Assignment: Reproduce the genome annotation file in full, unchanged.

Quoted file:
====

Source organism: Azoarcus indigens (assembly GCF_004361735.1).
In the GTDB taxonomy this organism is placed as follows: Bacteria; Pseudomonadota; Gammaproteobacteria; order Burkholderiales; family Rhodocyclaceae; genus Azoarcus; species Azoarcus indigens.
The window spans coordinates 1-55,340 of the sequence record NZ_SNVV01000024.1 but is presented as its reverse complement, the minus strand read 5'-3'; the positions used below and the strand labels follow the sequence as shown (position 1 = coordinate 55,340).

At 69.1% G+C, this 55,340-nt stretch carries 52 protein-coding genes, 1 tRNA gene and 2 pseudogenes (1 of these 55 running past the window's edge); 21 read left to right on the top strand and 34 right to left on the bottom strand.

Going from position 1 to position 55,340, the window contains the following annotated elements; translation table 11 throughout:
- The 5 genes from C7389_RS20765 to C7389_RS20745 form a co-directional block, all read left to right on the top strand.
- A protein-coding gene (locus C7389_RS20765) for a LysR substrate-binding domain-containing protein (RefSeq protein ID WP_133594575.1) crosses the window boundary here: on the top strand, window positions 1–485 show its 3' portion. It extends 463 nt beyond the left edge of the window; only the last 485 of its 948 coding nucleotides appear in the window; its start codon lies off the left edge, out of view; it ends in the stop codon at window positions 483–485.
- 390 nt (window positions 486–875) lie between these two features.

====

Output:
Source organism: Azoarcus indigens (assembly GCF_004361735.1).
In the GTDB taxonomy this organism is placed as follows: Bacteria; Pseudomonadota; Gammaproteobacteria; order Burkholderiales; family Rhodocyclaceae; genus Azoarcus; species Azoarcus indigens.
The window spans coordinates 1-55,340 of the sequence record NZ_SNVV01000024.1 but is presented as its reverse complement, the minus strand read 5'-3'; the positions used below and the strand labels follow the sequence as shown (position 1 = coordinate 55,340).

At 69.1% G+C, this 55,340-nt stretch carries 52 protein-coding genes, 1 tRNA gene and 2 pseudogenes (1 of these 55 running past the window's edge); 21 read left to right on the top strand and 34 right to left on the bottom strand.

Going from position 1 to position 55,340, the window contains the following annotated elements; translation table 11 throughout:
- The 5 genes from C7389_RS20765 to C7389_RS20745 form a co-directional block, all read left to right on the top strand.
- A protein-coding gene (locus C7389_RS20765) for a LysR substrate-binding domain-containing protein (RefSeq protein ID WP_133594575.1) crosses the window boundary here: on the top strand, window positions 1–485 show its 3' portion. It extends 463 nt beyond the left edge of the window; only the last 485 of its 948 coding nucleotides appear in the window; its start codon lies off the left edge, out of view; it ends in the stop codon at window positions 483–485.
- 390 nt (window positions 486–875) lie between these two features.